French Sikhs battle for their turbans
As part of a struggle to separate religion from the state, France is poised to pass a law banning religious symbols from public schools.Updated: Jan 13, 2004 14:25 IST
No one, it seems, thought about the Sikhs and their turbans.
As part of a struggle to separate religion from the state, France is poised to pass a law banning religious symbols like Muslim veils, Jewish skullcaps and large Christian crosses from public schools.
But a report by an official panel and a speech by President Jacques Chirac last month recommending passage of a legal ban said nothing about the head coverings worn by Sikhs.
After all, France is home to only several thousand Sikhs, compared with about 600,000 Jews and five million Muslims. Historically, the Sikh population is quiet, law-abiding, apolitical and almost invisible — living, working and worshiping mainly in a few isolated pockets of suburban Paris. Now they have found their voice, demanding that they be exempted from the anticipated prohibition.
"I'm 100 percent French, I speak French, I was born here," said Dhramvir Singh, a 17-year-old student who wears a dark blue turban knotted in front to school everyday. "But it's impossible for me to take off my turban. If they force me, I'll have to drop out, and never be able to do anything except a job that no one else wants."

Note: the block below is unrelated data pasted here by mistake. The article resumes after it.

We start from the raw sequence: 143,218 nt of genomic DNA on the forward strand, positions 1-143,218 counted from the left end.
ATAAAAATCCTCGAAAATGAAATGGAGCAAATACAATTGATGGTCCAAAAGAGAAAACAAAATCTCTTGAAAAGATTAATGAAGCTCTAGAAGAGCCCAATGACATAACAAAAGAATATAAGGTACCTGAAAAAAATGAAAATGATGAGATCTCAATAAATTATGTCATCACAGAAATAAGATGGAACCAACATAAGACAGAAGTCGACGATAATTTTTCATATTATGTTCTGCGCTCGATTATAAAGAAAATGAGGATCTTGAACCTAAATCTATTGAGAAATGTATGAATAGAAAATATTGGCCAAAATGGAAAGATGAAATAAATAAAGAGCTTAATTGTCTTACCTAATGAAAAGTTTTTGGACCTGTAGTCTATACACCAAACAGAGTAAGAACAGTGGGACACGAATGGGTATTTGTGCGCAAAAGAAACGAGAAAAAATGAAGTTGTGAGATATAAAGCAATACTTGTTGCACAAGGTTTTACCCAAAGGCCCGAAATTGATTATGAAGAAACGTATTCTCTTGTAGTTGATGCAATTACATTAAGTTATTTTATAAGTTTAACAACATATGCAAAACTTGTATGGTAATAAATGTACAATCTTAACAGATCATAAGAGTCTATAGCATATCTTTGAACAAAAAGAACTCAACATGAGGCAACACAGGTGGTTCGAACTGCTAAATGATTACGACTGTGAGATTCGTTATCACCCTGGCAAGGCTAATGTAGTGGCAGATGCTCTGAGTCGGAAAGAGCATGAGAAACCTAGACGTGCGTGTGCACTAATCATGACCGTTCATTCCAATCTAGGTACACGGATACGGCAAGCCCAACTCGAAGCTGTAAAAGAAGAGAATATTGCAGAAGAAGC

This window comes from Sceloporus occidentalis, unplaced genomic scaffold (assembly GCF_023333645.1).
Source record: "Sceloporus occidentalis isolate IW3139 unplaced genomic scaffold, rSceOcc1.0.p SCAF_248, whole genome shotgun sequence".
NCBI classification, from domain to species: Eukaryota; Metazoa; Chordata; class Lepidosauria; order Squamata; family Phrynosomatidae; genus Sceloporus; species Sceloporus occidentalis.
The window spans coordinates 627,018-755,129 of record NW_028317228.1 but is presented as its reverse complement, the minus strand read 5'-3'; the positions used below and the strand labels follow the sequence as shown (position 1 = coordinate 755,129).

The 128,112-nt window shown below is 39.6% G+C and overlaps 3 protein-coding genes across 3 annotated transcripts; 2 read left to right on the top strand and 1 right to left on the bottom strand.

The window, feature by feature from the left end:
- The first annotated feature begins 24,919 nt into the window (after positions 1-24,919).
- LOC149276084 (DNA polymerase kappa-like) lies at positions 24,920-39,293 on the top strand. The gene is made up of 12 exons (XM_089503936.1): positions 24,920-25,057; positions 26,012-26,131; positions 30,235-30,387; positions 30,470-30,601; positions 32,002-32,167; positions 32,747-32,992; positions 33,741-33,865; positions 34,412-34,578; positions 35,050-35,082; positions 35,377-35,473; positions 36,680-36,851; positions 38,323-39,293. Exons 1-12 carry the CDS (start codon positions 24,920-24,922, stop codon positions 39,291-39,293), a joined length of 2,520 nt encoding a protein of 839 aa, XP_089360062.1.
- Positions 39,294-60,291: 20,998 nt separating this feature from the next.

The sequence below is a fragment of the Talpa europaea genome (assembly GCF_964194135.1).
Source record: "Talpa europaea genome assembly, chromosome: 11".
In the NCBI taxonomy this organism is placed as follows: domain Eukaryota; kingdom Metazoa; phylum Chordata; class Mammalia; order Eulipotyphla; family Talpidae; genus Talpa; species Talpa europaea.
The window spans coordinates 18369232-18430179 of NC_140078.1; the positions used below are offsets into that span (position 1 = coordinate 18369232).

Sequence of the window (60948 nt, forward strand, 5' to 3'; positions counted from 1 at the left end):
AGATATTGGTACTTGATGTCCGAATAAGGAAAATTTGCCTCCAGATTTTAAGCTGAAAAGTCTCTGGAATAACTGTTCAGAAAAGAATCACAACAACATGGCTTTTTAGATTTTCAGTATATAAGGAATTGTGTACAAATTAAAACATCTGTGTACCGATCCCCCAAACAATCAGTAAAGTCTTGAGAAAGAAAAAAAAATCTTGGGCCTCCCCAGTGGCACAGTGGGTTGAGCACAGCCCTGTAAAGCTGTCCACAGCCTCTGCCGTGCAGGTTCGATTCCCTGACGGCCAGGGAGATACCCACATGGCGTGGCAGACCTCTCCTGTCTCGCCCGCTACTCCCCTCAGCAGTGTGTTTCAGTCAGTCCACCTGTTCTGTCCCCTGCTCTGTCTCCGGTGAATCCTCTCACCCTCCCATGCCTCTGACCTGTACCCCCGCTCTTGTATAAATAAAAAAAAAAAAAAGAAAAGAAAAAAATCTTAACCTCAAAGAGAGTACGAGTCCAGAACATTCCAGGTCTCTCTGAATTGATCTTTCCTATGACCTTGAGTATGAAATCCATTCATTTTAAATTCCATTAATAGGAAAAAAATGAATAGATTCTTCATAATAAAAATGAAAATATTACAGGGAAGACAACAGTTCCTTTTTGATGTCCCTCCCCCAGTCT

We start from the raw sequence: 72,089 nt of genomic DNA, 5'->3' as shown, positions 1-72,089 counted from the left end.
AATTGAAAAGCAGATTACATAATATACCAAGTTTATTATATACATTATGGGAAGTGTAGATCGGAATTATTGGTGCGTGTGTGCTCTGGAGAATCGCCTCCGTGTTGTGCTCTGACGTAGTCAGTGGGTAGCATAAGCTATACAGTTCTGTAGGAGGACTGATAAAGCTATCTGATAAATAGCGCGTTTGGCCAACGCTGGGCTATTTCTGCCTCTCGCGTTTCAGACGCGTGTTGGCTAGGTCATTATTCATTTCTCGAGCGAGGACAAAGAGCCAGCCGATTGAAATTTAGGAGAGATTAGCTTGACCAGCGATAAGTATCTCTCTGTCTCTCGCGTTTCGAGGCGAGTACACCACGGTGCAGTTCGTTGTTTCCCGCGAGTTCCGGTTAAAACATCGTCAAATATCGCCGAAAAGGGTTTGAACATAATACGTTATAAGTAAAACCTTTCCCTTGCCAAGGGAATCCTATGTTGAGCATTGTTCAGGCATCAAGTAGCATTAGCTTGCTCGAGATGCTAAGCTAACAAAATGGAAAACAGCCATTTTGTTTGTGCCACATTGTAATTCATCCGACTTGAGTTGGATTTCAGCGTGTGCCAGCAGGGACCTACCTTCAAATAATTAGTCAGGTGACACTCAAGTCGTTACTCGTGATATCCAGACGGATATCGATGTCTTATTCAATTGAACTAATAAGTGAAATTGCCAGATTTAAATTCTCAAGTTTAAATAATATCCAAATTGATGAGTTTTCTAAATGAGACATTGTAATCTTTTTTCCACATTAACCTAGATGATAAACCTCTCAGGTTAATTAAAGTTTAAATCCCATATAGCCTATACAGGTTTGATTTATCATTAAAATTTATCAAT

In a recent letter to Chirac, Chain Singh, a leader of the Gurdwara Singh Sabha temple in Bobigny, has asked for an exemption for Sikhs.
The Sikhs' outcry so late in the game has stunned and dismayed French officials.
"Why didn't the Sikhs come forward, why didn't they protest while we were doing our investigation?" Bernard Stasi, who led the commission that produced the report, said in an interview.
The Sikh letter to Chirac injects a new twist into the debate, arguing that the turban should be allowed because it is a cultural, not a religious, symbol.
"Different from a Muslim veil or a Jewish yarmulke, a turban has no religious symbolism," the letter said. The Sikh religion requires Sikh men never to cut their hair, but says nothing per se about wearing turbans.
First Published: Jan 13, 2004 00:00 IST